Rations, Free Music Archive, and Creative Commons 10 July 2013
Here's a bit about Free Music Archive:
The Free Music Archive is an interactive library of high-quality, legal audio downloads. The Free Music Archive is directed by WFMU, the most renowned freeform radio station in America. Radio has always offered the public free access to new music. The Free Music Archive is a continuation of that purpose, designed for the age of the internet.
We were really psyched back in May of 2012 when we noticed the site was featuring our "How Much Land Does A Man Need?" EP as a free download. Since we had licensed the work as Creative Commons Attribution-NonCommercial-ShareAlike, Free Music Archive was able to make it available. Somewhere out on the interwebs (probably bandcamp) the ccCommunity curator came across our stuff and did us the favor of re-posting it on Free Music Archive. That album currently has over 1,200 streams and 2,300 downloads from the site.
Our experience using the Creative Commons license and seeing our stuff on Free Music Archive inspired a couple of things for our new record. First, we went with a bit more open Creative Commons license. This time we used the Attribution-ShareAlike. The difference being that this licence did not restrict any adapted works to non-commercial use. This licence carries with it the "Approved for Free Cultural Works" stamp by freedomdefined.org.
Here's a bit about freedomdefined.org's definition of Free Cultural Works:
This document defines "Free Cultural Works" as works or expressions which can be freely studied, applied, copied and/or modified, by anyone, for any purpose. It also describes certain permissible restrictions that respect or protect these essential freedoms. The definition distinguishes between free works, and free licenses which can be used to legally protect the status of a free work. The definition itself is not a license; it is a tool to determine whether a work or license should be considered "free."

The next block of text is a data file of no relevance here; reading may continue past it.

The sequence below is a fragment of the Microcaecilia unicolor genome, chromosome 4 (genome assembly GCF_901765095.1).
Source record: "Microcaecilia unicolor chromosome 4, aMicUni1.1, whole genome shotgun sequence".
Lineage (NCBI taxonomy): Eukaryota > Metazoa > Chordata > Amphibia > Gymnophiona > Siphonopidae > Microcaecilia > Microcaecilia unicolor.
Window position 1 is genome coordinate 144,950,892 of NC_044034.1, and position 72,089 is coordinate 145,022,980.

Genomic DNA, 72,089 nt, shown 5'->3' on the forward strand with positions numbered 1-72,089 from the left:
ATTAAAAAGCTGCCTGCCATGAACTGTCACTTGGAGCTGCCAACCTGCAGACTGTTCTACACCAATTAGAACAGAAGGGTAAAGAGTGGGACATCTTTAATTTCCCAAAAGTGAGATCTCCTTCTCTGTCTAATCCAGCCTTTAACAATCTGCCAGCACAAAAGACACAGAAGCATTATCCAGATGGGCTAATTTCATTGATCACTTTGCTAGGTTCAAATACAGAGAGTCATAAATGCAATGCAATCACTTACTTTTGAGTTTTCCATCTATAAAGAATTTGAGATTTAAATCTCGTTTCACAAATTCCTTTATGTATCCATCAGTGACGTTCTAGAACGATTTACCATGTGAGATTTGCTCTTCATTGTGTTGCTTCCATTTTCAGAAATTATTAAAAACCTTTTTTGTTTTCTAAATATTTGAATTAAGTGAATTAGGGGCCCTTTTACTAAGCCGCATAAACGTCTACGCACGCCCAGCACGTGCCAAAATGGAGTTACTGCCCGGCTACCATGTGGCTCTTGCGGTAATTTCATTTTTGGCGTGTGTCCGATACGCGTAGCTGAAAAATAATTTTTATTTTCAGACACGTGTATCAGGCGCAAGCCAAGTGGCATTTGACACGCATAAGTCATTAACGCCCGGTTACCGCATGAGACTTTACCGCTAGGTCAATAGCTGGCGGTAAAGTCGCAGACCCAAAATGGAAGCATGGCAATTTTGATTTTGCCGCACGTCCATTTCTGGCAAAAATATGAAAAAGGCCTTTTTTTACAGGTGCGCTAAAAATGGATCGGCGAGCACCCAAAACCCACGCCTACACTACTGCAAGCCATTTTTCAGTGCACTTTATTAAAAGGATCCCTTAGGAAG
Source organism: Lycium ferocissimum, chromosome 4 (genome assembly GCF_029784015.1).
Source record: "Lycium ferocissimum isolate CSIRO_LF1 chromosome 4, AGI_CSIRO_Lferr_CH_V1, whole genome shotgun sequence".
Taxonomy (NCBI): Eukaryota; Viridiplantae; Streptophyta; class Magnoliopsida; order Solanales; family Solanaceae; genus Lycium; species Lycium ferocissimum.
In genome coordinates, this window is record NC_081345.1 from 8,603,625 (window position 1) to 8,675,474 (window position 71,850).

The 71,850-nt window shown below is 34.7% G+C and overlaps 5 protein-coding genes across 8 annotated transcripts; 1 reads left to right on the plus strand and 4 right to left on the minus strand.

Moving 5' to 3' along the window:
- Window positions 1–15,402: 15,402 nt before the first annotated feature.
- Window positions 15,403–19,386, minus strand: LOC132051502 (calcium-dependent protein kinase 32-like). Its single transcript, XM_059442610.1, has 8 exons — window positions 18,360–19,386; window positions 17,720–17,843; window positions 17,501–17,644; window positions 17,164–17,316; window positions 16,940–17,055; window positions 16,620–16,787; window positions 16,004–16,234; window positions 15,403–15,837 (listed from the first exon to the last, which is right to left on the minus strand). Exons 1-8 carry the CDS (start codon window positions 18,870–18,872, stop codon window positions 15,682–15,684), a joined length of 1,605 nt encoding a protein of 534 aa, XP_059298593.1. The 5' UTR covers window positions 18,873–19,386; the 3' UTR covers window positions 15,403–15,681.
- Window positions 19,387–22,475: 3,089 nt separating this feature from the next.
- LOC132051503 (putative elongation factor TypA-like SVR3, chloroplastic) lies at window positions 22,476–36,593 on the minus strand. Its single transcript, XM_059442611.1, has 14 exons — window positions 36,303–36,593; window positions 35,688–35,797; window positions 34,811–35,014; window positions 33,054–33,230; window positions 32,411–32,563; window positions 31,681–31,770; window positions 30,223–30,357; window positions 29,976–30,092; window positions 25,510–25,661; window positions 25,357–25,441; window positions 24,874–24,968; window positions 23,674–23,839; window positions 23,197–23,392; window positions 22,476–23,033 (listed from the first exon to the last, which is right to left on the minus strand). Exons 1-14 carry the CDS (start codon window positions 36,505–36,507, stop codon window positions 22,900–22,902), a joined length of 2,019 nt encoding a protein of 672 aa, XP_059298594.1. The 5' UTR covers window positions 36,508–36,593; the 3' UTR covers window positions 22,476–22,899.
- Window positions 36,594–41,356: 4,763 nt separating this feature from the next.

Secondly, we figured we'd include download cards with the physical record that pointed people toward our page on Free Music Archive. There was no sense going to the trouble of download codes if it was available for free online anyway! We used extra space on the sheets we used to print our covers and provided the link and info on the license. We were able to print 3 to sheet, so we wound up with around 3,300 cards - 1,100 to include with the record and an extra 2,200 for giving away.
In the 7 days since posting "Martyrs and Prisoners" it's received over 3,100 streams and 4,300 downloads. We thought that was pretty cool!
As a band, we're very grateful for all the work communities of people around the world have put into making things like Creative Commons and Free Music Archive a reality. Licensing and distributing our music online using these tools was a great way to extend some of the ideas of collaboration and decentralization that were a big part of other parts of the release.